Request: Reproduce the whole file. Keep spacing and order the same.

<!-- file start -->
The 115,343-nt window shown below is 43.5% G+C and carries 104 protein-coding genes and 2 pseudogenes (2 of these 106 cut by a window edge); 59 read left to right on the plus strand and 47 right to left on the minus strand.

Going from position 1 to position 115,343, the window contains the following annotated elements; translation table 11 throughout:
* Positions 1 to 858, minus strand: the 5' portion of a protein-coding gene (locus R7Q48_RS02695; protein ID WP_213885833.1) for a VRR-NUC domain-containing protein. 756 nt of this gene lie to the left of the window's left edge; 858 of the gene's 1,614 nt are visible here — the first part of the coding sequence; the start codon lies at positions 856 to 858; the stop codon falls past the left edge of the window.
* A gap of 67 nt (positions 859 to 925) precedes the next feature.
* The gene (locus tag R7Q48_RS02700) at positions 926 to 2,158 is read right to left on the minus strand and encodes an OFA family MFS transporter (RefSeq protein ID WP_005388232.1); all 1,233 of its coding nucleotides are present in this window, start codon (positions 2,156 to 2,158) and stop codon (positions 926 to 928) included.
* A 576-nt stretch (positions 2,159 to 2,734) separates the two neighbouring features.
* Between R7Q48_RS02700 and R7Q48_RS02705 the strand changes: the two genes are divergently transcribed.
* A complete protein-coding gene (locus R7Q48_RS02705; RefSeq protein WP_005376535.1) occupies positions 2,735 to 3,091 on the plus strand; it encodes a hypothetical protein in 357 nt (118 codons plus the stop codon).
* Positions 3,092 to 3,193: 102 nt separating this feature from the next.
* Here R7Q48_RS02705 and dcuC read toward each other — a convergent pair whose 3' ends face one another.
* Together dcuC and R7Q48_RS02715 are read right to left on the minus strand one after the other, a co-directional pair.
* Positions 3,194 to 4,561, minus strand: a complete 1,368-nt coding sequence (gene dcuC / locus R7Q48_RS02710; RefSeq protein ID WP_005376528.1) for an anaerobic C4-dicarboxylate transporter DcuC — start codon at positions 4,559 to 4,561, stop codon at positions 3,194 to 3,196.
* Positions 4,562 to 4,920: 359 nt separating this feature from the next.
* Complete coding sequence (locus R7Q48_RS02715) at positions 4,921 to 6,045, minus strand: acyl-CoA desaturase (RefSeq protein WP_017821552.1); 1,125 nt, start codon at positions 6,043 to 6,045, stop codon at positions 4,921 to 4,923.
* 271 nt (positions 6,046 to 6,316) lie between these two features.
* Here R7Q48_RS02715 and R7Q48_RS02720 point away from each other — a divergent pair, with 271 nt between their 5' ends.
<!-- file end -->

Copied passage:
The 115,343-nt window shown below is 43.5% G+C and carries 104 protein-coding genes and 2 pseudogenes (2 of these 106 cut by a window edge); 59 read left to right on the plus strand and 47 right to left on the minus strand.

Going from position 1 to position 115,343, the window contains the following annotated elements; translation table 11 throughout:
* Positions 1 to 858, minus strand: the 5' portion of a protein-coding gene (locus R7Q48_RS02695; protein ID WP_213885833.1) for a VRR-NUC domain-containing protein. 756 nt of this gene lie to the left of the window's left edge; 858 of the gene's 1,614 nt are visible here — the first part of the coding sequence; the start codon lies at positions 856 to 858; the stop codon falls past the left edge of the window.
* A gap of 67 nt (positions 859 to 925) precedes the next feature.
* The gene (locus tag R7Q48_RS02700) at positions 926 to 2,158 is read right to left on the minus strand and encodes an OFA family MFS transporter (RefSeq protein ID WP_005388232.1); all 1,233 of its coding nucleotides are present in this window, start codon (positions 2,156 to 2,158) and stop codon (positions 926 to 928) included.
* A 576-nt stretch (positions 2,159 to 2,734) separates the two neighbouring features.
* Between R7Q48_RS02700 and R7Q48_RS02705 the strand changes: the two genes are divergently transcribed.
* A complete protein-coding gene (locus R7Q48_RS02705; RefSeq protein WP_005376535.1) occupies positions 2,735 to 3,091 on the plus strand; it encodes a hypothetical protein in 357 nt (118 codons plus the stop codon).
* Positions 3,092 to 3,193: 102 nt separating this feature from the next.
* Here R7Q48_RS02705 and dcuC read toward each other — a convergent pair whose 3' ends face one another.
* Together dcuC and R7Q48_RS02715 are read right to left on the minus strand one after the other, a co-directional pair.
* Positions 3,194 to 4,561, minus strand: a complete 1,368-nt coding sequence (gene dcuC / locus R7Q48_RS02710; RefSeq protein ID WP_005376528.1) for an anaerobic C4-dicarboxylate transporter DcuC — start codon at positions 4,559 to 4,561, stop codon at positions 3,194 to 3,196.
* Positions 4,562 to 4,920: 359 nt separating this feature from the next.
* Complete coding sequence (locus R7Q48_RS02715) at positions 4,921 to 6,045, minus strand: acyl-CoA desaturase (RefSeq protein WP_017821552.1); 1,125 nt, start codon at positions 6,043 to 6,045, stop codon at positions 4,921 to 4,923.
* 271 nt (positions 6,046 to 6,316) lie between these two features.
* Here R7Q48_RS02715 and R7Q48_RS02720 point away from each other — a divergent pair, with 271 nt between their 5' ends.